When Joyce was brought on board to direct the play in early 2020, the dossier she brought with her documented her first response to the play. “It was my first time pitching for a show,” she remembers, “and I wanted to show Sonya what it was that I had responded to.” She says now that she loved the humour, the dramatic conceit and “the simplicity of the story”. Essentially, the stage action consists of a group of people waiting for something and what happens as they do; there’s another famous play with a similar narrative charge: Waiting for Godot. “The simplicity is the joy and the challenge,” the director says. “How to get the audience involved: I know it is a cliché, but the audience really is another character in this play.”
Joyce also saw a deeper question underneath the narrative action: “why do we queue in the first place? There’s a queue, so I will just stand behind you ... We can be so obedient [in one way] and then so vicious when push comes to shove. So there’s this pendulum swing between obedience and entitlement. And there’s no real villain: everyone is queuing for their own reason. Everyone is just trying to get by.”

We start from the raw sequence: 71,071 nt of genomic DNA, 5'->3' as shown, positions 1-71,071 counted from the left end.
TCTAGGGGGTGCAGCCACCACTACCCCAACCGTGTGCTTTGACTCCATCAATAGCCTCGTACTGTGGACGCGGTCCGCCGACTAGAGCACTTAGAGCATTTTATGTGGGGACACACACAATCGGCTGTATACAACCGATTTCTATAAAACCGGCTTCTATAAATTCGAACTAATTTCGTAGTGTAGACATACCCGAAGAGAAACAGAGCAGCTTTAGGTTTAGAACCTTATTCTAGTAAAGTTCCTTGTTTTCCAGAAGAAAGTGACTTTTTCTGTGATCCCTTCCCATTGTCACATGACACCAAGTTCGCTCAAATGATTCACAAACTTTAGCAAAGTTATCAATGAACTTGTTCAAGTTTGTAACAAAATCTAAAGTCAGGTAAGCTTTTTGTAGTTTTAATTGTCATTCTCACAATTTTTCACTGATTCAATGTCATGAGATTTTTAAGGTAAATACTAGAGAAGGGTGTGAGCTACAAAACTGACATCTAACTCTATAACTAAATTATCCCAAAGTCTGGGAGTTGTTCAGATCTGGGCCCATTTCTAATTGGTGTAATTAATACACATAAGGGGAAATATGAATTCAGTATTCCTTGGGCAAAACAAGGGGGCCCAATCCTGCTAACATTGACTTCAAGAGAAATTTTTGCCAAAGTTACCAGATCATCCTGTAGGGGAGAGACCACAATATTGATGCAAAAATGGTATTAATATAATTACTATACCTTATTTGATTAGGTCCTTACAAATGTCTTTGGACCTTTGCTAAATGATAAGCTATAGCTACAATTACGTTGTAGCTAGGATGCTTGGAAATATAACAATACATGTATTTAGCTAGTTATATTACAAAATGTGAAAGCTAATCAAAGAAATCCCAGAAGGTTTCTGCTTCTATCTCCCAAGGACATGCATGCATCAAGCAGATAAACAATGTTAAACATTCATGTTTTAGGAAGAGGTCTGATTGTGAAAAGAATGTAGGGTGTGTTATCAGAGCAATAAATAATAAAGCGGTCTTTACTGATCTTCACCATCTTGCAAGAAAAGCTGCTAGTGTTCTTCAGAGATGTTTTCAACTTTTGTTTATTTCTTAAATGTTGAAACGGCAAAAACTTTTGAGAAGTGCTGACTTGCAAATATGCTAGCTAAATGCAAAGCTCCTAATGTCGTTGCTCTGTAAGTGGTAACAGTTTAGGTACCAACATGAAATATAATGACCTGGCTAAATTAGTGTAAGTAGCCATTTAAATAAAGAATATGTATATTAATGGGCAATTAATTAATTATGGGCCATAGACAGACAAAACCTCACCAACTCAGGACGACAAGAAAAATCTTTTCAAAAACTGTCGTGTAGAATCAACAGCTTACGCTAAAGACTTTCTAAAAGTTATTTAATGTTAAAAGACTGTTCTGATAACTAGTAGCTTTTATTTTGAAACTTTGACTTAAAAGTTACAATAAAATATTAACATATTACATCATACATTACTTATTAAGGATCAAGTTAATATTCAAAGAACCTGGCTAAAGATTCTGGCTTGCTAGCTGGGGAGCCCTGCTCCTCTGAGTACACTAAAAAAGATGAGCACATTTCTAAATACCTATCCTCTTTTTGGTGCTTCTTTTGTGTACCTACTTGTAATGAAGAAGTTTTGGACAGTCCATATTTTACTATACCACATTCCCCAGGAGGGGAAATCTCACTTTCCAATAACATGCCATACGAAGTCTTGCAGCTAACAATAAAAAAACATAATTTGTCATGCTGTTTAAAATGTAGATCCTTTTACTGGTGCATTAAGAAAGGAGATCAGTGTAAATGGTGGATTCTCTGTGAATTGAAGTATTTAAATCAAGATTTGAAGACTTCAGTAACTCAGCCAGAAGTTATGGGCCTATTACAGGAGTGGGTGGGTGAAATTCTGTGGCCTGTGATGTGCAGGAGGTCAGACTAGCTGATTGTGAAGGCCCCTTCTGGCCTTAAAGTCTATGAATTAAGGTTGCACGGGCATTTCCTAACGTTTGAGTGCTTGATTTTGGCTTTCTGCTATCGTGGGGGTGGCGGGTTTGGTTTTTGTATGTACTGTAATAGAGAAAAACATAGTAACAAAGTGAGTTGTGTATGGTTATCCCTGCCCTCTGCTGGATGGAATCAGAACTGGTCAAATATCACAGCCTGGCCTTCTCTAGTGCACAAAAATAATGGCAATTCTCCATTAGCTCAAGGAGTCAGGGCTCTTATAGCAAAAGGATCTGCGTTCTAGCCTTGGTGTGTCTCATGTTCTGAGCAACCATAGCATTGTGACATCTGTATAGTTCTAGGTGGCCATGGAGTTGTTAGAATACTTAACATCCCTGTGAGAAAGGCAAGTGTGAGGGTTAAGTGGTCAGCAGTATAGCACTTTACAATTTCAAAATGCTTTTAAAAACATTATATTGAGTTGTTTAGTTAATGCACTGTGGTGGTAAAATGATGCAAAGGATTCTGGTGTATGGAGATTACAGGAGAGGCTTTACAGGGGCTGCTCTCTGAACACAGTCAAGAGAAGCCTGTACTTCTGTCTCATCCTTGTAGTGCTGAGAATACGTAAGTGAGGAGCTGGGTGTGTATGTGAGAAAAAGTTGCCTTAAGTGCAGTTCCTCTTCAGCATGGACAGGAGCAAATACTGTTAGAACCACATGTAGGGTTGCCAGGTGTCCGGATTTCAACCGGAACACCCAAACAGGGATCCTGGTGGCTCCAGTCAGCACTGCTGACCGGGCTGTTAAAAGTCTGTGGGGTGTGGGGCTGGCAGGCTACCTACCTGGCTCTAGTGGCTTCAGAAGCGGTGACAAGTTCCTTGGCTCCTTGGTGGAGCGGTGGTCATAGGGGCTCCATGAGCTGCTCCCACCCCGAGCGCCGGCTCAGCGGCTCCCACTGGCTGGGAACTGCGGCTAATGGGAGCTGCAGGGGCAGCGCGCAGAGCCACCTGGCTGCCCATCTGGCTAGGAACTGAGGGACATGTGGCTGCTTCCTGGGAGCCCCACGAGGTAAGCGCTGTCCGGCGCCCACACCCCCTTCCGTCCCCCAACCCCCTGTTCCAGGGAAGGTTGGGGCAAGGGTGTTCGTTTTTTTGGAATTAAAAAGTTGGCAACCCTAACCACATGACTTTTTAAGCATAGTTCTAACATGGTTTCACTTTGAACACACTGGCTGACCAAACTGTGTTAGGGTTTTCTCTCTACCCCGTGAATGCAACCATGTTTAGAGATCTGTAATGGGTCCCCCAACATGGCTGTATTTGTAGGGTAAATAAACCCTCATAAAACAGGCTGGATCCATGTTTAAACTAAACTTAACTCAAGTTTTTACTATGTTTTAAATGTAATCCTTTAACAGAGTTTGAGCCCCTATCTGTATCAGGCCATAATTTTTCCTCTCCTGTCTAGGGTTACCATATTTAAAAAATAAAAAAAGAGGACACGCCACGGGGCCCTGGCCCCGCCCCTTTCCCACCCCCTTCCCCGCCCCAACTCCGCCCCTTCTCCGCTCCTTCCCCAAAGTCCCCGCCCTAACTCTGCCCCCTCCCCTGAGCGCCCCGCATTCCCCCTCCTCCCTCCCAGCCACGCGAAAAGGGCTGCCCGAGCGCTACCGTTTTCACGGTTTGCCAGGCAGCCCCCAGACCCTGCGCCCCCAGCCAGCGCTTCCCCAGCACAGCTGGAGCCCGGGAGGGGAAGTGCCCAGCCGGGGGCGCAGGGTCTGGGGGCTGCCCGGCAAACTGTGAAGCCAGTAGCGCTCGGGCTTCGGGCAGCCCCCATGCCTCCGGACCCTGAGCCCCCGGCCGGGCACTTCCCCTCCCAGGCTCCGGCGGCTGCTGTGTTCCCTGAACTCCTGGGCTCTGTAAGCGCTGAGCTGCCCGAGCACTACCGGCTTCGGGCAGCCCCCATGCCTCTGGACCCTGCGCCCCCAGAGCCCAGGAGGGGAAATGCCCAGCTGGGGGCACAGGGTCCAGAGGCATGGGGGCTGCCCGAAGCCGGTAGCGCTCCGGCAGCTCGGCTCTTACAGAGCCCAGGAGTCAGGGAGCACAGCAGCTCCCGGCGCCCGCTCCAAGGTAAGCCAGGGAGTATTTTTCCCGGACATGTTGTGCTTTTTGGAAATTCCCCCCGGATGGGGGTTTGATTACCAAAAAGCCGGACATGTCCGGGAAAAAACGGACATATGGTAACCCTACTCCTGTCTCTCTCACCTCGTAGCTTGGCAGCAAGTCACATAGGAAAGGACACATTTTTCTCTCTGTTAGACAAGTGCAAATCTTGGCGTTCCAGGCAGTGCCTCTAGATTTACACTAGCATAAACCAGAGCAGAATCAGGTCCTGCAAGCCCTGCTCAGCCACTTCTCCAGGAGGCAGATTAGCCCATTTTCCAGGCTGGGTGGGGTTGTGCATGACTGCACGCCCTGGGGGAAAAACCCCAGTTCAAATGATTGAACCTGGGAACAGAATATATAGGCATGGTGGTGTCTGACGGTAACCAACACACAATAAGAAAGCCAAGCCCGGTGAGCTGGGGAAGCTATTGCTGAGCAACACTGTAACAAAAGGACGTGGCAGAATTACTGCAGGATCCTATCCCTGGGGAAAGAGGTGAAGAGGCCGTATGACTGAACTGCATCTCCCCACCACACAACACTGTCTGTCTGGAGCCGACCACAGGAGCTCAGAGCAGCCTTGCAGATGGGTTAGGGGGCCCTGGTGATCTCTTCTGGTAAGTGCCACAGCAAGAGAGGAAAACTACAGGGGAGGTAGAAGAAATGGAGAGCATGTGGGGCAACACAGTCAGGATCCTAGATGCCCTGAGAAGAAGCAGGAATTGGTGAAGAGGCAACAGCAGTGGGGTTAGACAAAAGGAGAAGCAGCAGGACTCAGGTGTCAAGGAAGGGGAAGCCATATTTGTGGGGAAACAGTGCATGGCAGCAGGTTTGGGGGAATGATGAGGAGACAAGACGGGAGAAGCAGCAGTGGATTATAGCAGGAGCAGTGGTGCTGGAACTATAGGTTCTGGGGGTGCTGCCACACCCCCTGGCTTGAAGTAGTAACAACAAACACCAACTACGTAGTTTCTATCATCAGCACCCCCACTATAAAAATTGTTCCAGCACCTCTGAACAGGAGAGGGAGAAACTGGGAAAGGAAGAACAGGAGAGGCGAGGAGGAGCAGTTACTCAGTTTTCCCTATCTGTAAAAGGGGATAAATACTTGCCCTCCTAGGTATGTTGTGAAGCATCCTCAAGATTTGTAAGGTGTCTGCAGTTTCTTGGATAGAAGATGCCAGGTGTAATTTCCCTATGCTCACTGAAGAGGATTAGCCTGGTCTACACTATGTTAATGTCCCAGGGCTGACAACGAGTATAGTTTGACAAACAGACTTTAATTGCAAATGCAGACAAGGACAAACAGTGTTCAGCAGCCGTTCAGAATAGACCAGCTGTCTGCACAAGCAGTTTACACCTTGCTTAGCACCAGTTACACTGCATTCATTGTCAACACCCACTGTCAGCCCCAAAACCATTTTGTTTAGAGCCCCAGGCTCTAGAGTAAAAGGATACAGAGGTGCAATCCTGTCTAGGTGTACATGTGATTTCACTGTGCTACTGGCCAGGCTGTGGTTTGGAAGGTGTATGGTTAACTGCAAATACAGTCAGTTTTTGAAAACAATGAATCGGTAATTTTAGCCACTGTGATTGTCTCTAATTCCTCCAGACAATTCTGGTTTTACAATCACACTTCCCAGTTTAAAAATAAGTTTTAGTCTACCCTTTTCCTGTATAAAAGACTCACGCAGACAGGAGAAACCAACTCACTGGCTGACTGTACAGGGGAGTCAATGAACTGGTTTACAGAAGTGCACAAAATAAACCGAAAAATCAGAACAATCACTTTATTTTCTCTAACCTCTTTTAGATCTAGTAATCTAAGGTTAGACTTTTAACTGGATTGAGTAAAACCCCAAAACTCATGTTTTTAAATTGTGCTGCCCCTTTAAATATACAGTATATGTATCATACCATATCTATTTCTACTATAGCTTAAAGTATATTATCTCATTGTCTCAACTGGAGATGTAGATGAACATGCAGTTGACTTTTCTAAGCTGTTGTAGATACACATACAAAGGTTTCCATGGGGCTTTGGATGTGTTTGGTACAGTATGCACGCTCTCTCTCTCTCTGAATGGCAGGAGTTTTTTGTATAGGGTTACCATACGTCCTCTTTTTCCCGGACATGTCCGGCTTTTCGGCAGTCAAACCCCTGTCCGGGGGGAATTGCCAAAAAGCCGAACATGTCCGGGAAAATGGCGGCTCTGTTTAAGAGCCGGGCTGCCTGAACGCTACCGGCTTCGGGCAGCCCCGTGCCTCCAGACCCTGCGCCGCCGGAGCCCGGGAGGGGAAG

The Last Return is very funny too, she says, “full of what I call Sonya Kelly-isms, and it is important that something so weighted has that humour in it too. It makes whatever serious message there might be much easier to take.”
Did Kelly ever get to see Richard III? It would spoil the story to reveal the real-life ending. In fact, the best way to satisfy your curiosity would be to see The Last Return, if you can get a ticket that is. Quite fittingly, the Druid Theatre production is almost sold out, so those who haven’t yet secured seats would be advised to hurry to get themselves a good spot on the returns list.
“Yes, queuing for a return ticket for a play about the people queuing for a return ticket,” Kelly says, “there is something delicious about that.” Indeed, Joyce might call it a perfect Sonya Kelly-ism.
The Last Return runs at the Mick Lally Theatre from July 8th-23rd as part of Galway International Arts Festival, and at The Traverse Theatre as part of Edinburgh International Arts Festival from August 4th-28th